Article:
Executive Director Nancy Sattler was excited to present this opportunity to people in the area. 

"We want to offer the opportunity for enrichment, learning, and growth and the opportunity also to network with other people from the Northwoods and to learn from them and maybe they can help them in the future," said Sattler. 

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HAZELHURST - A local Northwoods business works together to make better products than it did when it first began in 1925. 

Tomahawk Live Trap has grown and even relocated to Hazelhurst since then.

Greg Smith and his wife Jenny bought Tomahawk Live Trap about seven years ago.

And the company has been growing ever since.

Sales have more than doubled since Greg and Jenny took over.  But it's not just the sales that have grown.

"When we first came in here, the culture, I'm going to say was toxic," said Greg Smith.

But it's not toxic anymore. Tomahawk Live Trap has worked with UW-Stout and its Manufacturing Outreach Center to form a better team.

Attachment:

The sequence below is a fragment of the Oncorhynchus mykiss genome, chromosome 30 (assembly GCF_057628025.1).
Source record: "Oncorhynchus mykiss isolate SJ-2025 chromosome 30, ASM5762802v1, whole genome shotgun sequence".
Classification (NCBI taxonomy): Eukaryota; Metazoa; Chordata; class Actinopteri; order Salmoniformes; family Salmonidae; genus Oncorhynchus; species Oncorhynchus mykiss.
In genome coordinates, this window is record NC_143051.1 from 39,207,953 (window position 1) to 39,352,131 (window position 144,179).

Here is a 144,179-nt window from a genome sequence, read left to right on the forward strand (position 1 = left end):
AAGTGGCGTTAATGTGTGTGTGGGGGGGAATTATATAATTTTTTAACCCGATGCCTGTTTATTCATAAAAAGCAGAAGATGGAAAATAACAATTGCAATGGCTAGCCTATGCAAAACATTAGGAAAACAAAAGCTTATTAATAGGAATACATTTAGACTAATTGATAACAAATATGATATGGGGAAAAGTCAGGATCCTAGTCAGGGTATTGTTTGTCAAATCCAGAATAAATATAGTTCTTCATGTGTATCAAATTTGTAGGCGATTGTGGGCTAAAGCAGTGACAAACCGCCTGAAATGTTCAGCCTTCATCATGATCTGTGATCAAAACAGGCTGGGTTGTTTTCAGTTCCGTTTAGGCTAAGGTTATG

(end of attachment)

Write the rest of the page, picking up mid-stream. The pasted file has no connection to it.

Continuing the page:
"You treat people like people, you empower people so they can do their jobs and you listen to them," said Smith.

Operations Coordinator, Chris Powers was there when the Smith's took over and has noticed the big improvement with the environment.

"We work together as a team to put out the best product we can, as fast as we can," said Powers.

The program uses a "lean" philosophy which helps trim unnecessary portions of a work area.

"Only using and having what you need in an area versus a bunch of clutter and stuff in an area," said Powers.

The biggest customers for Tomahawk Live Trap are mainly animal control companies. They sell to not only American companies, but also around the world.